PhD thesis, Universitat Polit\`ecnica de Catalunya, Barcelona (Spain), 1997.
\bibitem{Herman}
{\em Herman~M.~R.}
In\'egalit\'es ``a priori'' pour des tores lagrangiens invariants
par des diff\'eo\-morphis\-mes symplectiques //
Publ.\ Math.\ IHES, 1990, V.~70, p.~47--101.
\bibitem{MG1}
{\em Morbidelli~A., Giorgilli~A.}
On a connection between KAM and Nekhoroshev's theorems //
Physica~D, 1995, V.~86, No.~3, p.~514--516.
\bibitem{Jorba1}
{\em Jorba~\`A., Villanueva~J.}
On the normal behaviour of partially elliptic lower dimensional tori
of Hamiltonian systems //
Nonlinearity, 1997, V.~10, No.~4, p.~783--822.
\bibitem{Eliasson}
{\em Eliasson~L.~H.}
Perturbations of stable invariant tori for Hamiltonian systems //
Ann.\ Sc.\ Norm.\ Super.\ Pisa, Cl.\ Sci., IV~Ser.,
1988, V.~15, No.~1, p.~115--147.
\bibitem{Poeschel}
{\em P\"oschel~J.}
On elliptic lower dimensional tori in Hamiltonian systems //
Math.\ Zeitschr., 1989, V.~202, No.~4, p.~559--608.
\bibitem{Delshams}
{\em Delshams~A., Guti\'errez~P.}
Estimates on invariant tori near an elliptic equilibrium point of a
Hamiltonian system //
J. Differ.\ Equat., 1996, V.~131, No.~2, p.~277--303.
\bibitem{SevUMN}
{\em Sevryuk~M.~B.}
Excitation of normal modes of invariant tori in Hamiltonian systems //
Uspekhi Mat.\ Nauk, 1996, V.~51, No.~5, p.~171 (in Russian).
\bibitem{SevAMS}
{\em Sevryuk~M.~B.}
Excitation of elliptic normal modes of invariant tori
in Hamiltonian systems //
In: Topics in Singularity Theory. V.~I.~Arnold's 60th Anniversary Collection,
eds.\ {\em Khovanski\u{\i}~A.~G., Varchenko~A.~N., Vassiliev~V.~A.}
(Amer.\ Math.\ Soc.\ Transl., Ser.~2, V.~180)
(Adv.\ Math.\ Sci., V.~34).
Providence, AMS, 1997, p.~209--218.
\bibitem{Chaos}
{\em Sevryuk~M.~B.}
The iteration-approximation decoupling in the reversible KAM theory //
Chaos, 1995, V.~5, No.~3, p.~552--565.
\bibitem{Arn1}
{\em Arnold~V.~I.}
On the classical perturbation theory and the problem of stability
of planetary systems //
Sov.\ Math.\ Dokl., 1962, V.~3, No.~4, p.~1008--1012.
\bibitem{Arn2}
{\em Arnold~V.~I.}
Small denominators and problems of stability of motion in classical
and celestial mechanics //
Russian Math.\ Surveys, 1963, V.~18, No.~6, p.~85--191.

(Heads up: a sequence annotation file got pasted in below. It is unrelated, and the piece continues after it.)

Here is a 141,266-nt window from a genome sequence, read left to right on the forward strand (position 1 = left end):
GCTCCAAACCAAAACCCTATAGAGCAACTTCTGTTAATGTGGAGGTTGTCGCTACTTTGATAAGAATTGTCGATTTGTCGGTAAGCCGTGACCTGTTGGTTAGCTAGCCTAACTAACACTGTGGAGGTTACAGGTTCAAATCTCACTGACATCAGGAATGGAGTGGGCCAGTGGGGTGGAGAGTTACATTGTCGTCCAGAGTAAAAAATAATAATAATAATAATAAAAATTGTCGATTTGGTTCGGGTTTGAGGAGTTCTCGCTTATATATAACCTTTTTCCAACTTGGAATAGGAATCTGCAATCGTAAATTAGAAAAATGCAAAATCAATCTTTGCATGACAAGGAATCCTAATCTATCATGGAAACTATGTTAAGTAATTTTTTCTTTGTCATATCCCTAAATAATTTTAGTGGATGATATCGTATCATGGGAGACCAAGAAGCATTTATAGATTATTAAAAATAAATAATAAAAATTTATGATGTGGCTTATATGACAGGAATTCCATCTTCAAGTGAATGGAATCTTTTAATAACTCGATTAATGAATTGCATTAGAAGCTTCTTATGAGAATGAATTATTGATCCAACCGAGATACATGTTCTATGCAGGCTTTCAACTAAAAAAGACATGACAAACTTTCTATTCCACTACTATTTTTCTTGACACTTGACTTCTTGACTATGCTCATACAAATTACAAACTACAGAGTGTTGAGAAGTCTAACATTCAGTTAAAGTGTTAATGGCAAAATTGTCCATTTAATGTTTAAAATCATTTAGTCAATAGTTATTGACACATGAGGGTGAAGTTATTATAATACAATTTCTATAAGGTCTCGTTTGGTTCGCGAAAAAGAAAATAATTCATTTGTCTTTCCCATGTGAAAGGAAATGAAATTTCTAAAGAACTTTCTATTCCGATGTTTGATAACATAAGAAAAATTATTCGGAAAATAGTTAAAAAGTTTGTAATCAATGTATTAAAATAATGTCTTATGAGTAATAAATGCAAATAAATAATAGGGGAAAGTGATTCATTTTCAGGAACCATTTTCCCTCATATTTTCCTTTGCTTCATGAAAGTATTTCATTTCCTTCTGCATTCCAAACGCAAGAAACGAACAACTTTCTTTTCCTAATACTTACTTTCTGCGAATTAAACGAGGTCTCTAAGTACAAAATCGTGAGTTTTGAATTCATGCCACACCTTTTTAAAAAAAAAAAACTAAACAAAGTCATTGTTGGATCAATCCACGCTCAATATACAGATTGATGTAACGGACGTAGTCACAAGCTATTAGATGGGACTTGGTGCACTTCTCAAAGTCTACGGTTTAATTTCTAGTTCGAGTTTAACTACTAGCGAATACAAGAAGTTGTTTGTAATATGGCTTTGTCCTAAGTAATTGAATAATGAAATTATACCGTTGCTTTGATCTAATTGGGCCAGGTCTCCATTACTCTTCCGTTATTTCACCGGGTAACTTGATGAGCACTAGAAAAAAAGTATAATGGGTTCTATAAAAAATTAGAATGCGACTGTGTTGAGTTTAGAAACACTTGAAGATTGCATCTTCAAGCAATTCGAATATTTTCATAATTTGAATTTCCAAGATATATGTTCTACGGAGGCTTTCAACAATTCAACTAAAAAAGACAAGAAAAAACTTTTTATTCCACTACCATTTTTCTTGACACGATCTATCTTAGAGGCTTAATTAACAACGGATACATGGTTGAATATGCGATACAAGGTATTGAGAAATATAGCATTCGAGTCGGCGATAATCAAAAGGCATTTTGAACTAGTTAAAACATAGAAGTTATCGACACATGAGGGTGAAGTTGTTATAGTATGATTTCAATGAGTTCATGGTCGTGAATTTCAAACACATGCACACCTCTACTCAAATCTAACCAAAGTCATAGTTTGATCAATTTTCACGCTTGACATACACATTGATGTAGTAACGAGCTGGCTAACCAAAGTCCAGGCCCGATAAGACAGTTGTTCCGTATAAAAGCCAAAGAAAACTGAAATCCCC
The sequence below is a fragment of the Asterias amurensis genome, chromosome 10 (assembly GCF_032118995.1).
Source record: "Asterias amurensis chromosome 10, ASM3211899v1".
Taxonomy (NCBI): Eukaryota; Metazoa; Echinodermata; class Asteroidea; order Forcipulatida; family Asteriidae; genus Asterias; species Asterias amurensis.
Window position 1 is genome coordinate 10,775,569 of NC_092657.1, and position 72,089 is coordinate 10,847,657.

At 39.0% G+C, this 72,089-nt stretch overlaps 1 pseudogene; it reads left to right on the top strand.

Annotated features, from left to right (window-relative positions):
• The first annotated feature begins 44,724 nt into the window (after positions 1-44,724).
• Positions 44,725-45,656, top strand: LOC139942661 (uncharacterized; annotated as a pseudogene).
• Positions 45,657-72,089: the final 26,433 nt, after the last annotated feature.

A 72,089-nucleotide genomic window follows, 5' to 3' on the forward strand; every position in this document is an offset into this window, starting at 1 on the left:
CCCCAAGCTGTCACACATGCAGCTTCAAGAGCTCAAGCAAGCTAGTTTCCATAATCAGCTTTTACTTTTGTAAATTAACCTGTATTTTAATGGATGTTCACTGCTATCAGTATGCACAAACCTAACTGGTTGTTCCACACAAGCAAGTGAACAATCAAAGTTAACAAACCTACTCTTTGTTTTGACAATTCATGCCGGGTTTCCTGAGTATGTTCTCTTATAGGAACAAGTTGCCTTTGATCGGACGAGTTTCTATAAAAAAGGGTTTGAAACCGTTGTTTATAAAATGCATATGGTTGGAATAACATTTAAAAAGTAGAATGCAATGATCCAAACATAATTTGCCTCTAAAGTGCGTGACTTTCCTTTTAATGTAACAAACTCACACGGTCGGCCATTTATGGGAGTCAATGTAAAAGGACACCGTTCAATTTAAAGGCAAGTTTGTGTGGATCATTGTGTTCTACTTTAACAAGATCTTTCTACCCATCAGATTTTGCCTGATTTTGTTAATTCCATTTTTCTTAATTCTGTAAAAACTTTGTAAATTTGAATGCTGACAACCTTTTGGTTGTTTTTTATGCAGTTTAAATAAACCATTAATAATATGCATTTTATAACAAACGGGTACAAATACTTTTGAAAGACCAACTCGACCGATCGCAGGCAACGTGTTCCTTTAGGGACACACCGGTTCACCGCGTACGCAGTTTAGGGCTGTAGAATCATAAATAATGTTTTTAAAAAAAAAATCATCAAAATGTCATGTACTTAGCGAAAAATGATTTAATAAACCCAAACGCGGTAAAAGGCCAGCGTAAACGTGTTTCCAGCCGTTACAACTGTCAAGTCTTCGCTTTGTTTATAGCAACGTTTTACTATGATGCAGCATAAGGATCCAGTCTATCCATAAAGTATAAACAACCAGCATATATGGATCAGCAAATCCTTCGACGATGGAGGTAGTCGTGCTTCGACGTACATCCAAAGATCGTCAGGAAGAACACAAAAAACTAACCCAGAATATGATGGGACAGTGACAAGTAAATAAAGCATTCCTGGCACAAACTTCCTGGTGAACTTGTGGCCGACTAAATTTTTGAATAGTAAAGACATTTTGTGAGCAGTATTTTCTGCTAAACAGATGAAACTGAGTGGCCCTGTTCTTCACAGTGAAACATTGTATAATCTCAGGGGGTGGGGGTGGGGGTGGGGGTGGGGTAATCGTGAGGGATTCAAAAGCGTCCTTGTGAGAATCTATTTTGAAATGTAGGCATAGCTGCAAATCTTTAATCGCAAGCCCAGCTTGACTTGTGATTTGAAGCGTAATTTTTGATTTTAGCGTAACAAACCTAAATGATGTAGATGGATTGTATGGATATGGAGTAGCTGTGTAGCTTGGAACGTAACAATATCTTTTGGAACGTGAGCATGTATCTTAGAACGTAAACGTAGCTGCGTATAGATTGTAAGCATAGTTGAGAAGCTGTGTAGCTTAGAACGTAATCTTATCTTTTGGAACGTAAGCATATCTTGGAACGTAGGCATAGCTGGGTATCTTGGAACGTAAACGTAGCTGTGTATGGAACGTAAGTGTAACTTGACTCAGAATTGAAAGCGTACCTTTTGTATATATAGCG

\bibitem{Bruno1}
{\em Bruno~A.~D.}
The sets of analyticity of a normalizing transformation //
The USSR Academy of Sciences Institute of Applied Mathematics, preprints
97 and 98, 1974 (in Russian).
\bibitem{Bruno2}
{\em Bruno~A.~D.}
Local Methods in Nonlinear Differential Equations.
Berlin, Springer, 1989.
\bibitem{Neish}
{\em Ne\u{\i}shtadt~A.~I.}
Estimates in the Kolmogorov theorem on the persistence
of quasi-periodic motions //
J. Appl.\ Math.\ Mech., 1981, V.~45, No.~6, p.~766--772.
\bibitem{MG2}
{\em Morbidelli~A., Giorgilli~A.}
Superexponential stability of KAM tori //
J. Stat.\ Phys., 1995, V.~78, No.~5--6, p.~1607--1617.
\bibitem{Lega}
{\em Lega~E., Froeschl\'e~C.}
Numerical investigations of the structure around an invariant KAM torus
using the frequency map analysis //
Physica~D, 1996, V.~95, No.~2, p.~97--106.
\bibitem{Jorba2}
{\em Jorba~\`A., Villanueva~J.}
On the persistence of lower dimensional invariant tori under
quasiperiodic perturbations //
J. Nonlinear Science, 1997, V.~7, No.~5, p.~427--473.
\bibitem{Jorba3}
{\em Jorba~\`A., Sim\'o~C.}
On quasiperiodic perturbations of elliptic equilibrium points //
SIAM J. Math.\ Anal., 1996, V.~27, No.~6, p.~1704--1737.
\bibitem{Jorba4}
{\em Jorba~\`A., Ram\'{\i}rez-Ros~R., Villanueva~J.}
Effective reducibility of quasiperiodic linear equations
close to constant coefficients //
SIAM J. Math.\ Anal., 1997, V.~28, No.~1, p.~178--188.
\end{thebibliography}
}
\end{document}